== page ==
On DVD and Blu-ray disc
THE VISITOR, written and directed by Tom McCarthy, 103 minutes, rated PG-13.
The new Tom McCarthy movie, the beautifully measured “The Visitor,” is about a man at a crossroads, with the most appealing road to take — at least at this point in his life — appearing to be the one that leads to the top of the highest cliff. And then off it.
His name is Walter Vale (Richard Jenkins, never better), he’s a widower, and as the movie opens, he’s no one you’d particularly want to befriend, unless of course you meet each other at a glum bar and thus shared similar gray outlooks on life.
Everything about Walter suggests a life in which the air has been let out of the room. He doesn’t smile. He doesn’t talk much. His career as an economics professor seems more of a burden to him than it does a source of energy and creativity.
And yet Walter, well — he’s complicated. At one moment, he’s unnecessarily rude to his students. In another, he is the student, in this case a man on the downside of life who is struggling to learn the piano from an elderly woman he ultimately fires because he believes she’s failing at her job.
“How many teachers have you had before me?” she asks.
“Four,” he says.
Her knowing gaze might as well be ours.
The film, which McCarthy (“The Station Agent”) based on his own script, is a surprise of restraint and calm in the wake of summer’s more aggressive howlers. In that way alone, it’s a welcome reprieve, offering audiences a moment to get to know real people again, and perhaps to feel a connection to them that was difficult to do in, say, such films as “The House Bunny” or “Death Race.”
The film narrows its focus when a colleague recommends that Walter travel to New York City to attend a conference that will highlight a paper he co-authored. Walter’s initial reaction is to resist. But when it’s suggested to him that he has little choice in the matter, he gathers himself together and leaves for an apartment he has kept in the city for years.
It’s when he arrives that he’s shocked into a new kind of existence. In his apartment are two immigrants. There’s Tarek (Haaz Sleiman, terrific), a Muslim from Syria, and his girlfriend Zainab (Danai Gurira), a Muslim from Senegal. They rented the apartment through a mysterious third party named Ivan and thus were under the impression they were doing so legitimately.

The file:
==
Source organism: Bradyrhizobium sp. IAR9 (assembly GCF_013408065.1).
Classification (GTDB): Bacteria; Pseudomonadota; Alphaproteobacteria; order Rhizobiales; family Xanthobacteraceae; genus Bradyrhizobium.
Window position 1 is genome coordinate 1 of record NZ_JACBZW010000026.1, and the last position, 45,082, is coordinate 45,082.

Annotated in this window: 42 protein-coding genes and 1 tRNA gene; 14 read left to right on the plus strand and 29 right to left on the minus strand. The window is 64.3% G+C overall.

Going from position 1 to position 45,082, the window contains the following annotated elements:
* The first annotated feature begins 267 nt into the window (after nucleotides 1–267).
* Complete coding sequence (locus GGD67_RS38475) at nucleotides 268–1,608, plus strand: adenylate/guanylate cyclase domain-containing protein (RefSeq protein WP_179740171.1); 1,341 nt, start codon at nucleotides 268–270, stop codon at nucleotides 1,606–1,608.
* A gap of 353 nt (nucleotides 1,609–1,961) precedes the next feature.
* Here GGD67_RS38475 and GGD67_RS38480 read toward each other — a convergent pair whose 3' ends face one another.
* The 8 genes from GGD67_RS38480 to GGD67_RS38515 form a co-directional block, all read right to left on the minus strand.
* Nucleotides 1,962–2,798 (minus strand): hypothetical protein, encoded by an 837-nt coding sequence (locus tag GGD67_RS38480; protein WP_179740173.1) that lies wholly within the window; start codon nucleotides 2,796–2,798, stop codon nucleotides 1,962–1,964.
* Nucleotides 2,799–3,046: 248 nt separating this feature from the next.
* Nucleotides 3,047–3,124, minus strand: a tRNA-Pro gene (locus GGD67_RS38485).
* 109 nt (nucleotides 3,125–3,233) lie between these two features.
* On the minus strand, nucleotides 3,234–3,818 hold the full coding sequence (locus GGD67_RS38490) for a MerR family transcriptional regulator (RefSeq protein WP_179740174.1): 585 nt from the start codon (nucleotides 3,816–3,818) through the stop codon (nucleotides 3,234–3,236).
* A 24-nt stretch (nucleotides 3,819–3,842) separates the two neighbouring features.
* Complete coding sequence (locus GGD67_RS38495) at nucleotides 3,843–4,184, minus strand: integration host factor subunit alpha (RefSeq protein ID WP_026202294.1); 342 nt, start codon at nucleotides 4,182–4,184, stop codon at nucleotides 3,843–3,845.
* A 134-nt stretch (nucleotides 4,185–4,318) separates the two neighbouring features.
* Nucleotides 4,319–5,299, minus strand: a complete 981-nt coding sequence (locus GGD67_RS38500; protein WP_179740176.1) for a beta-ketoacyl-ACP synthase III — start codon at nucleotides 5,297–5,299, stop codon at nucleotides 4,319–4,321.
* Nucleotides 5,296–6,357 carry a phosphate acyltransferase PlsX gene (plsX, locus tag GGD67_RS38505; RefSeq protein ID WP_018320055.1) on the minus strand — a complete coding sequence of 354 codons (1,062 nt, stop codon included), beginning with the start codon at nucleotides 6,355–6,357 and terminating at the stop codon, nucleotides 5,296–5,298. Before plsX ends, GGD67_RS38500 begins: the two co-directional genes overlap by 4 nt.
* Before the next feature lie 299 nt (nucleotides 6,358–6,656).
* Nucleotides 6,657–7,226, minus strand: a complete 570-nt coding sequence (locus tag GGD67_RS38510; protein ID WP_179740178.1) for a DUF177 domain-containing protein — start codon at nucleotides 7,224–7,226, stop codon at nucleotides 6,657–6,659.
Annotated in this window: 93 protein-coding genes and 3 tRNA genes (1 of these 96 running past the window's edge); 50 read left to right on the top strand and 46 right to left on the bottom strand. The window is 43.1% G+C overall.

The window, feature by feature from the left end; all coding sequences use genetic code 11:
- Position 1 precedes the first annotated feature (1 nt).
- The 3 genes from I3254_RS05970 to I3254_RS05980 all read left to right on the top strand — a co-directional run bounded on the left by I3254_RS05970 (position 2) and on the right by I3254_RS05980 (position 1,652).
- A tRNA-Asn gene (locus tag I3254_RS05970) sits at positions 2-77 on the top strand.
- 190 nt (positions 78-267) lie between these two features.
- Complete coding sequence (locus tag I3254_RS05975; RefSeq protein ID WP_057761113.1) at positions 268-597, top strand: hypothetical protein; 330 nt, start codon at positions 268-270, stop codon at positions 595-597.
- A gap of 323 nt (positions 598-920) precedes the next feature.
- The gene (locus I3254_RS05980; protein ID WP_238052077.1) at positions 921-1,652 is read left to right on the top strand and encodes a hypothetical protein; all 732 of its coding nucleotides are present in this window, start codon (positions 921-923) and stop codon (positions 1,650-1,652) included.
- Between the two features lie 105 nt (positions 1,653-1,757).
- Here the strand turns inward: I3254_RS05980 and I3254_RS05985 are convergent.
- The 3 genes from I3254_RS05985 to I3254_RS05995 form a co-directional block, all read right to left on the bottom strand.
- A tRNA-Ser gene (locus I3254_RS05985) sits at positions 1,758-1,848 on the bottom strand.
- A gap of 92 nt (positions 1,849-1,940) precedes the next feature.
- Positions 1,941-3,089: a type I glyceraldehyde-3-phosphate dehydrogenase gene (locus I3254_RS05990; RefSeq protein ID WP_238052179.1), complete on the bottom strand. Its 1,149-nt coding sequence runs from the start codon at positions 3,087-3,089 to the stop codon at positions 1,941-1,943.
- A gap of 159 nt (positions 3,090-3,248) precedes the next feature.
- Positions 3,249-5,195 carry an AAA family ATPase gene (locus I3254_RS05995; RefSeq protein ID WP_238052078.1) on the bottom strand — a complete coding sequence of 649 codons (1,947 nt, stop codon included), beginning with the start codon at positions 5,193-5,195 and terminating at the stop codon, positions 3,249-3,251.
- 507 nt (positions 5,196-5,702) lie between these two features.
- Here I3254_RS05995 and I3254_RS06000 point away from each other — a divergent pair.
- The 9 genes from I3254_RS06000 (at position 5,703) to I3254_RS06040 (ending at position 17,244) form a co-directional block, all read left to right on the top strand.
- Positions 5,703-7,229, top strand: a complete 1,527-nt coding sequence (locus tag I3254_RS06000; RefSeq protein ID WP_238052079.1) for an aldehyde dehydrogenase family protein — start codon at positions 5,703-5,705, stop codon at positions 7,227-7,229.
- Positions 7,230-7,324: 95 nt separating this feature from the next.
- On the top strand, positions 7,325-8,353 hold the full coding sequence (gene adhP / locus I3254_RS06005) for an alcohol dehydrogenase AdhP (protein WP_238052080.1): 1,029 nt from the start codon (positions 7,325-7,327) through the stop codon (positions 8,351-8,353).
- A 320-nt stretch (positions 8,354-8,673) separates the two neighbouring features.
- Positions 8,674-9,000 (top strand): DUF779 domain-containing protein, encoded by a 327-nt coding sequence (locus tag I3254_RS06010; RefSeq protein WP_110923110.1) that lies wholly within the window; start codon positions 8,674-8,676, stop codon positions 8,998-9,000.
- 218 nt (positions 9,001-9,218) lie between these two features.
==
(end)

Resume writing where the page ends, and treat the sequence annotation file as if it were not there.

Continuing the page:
But they weren’t. A scuffle ensues, misunderstandings are aired, and then something expected happens (at least to those in the movie) — a relationship develops. While Zainab initially wants little to do with Walter, Tarek, a gifted, enormously likable musician who plays African drums in Manhattan parks and nightclubs, is drawn to him, particularly when Walter expresses interest in learning how to play those drums.
While on the surface it might seem that a movie about a man who finds his lost rhythm through the vehicle of another culture is predictable and cliched, it certainly could have been in the wrong hands. But McCarthy has the right touch.
Running beneath the surface of his movie are the sort of political undertones that could have come off as canned, particularly since they deal with the tensions surroundings Muslims in New York City in the wake of Sept. 11. Instead, since the movie is more about Walter’s rebirth into the real world, those undercurrents don’t feel forced or preachy, but honest and real. What McCarthy mines is something emotional and moving, which proves especially true when the plot complicates to include Tarek’s mother (Hiam Abbass), whose presence in the film deepens it in ways that won’t be revealed here, but which helps to make “The Visitor” one of the best independent films of the year.
Frank Darabont’s adaptation of Stephen King’s 1980 novella “The Mist” is now available on Blu-ray disc; it was one of last year’s more satisfying horror movies. It’s a film about how a mysterious mist rises on the horizon after a storm slams into a Maine town, leaving its residents rushing to repair the destruction left in its wake. Of course, nothing in the mist is as terrifying — or as heroic — as what we ourselves can become when pressed by fear.
That’s the film’s point and that’s what it reveals so well, particularly with Marcia Gay Harden in the juicy role of the Bible-thumping Mrs. Carmody. With Thomas Jane in the lead, the movie offers solid supporting turns from Toby Jones and Laurie Holden, several surprises tucked within the so-so special effects, and an ending that’s so good, it proves that even in today’s mass-market movies, sometimes Hollywood has the guts to turn a blind eye to the box office, focus on what best serves the story — and just get it right.
Death literally is popping up everywhere in the first season of “Pushing Daisies,” a highlight now available on DVD and Blu-ray disc. The show offers an ingenious twist on the crime-solving and romantic comedy genres, with a pie-maker named Ned (Lee Pace) able to bring the dead back to life with a mere touch.
This proves invaluable in finding out who might have killed certain people and why, but it also complicates matters significantly since just one more touch from Ned will leave them dead for eternity. And how is Ned to handle that dilemma when his beloved Charlotte (Anne Friel) is murdered? Ned brings her back to life, sure, but since he can never touch her again, their relationship hovers in a kind of romantic purgatory, one treated with wit and finesse in one of last year’s better new television shows.
WeekinRewind.com is the site for Bangor Daily News film critic Christopher Smith’s blog, DVD giveaways and archive of hundreds of movie reviews. Smith’s reviews appear Mondays, Fridays and weekends in Lifestyle, as well as on bangordailynews.com. He may be reached at Christopher@weekinrewind.com.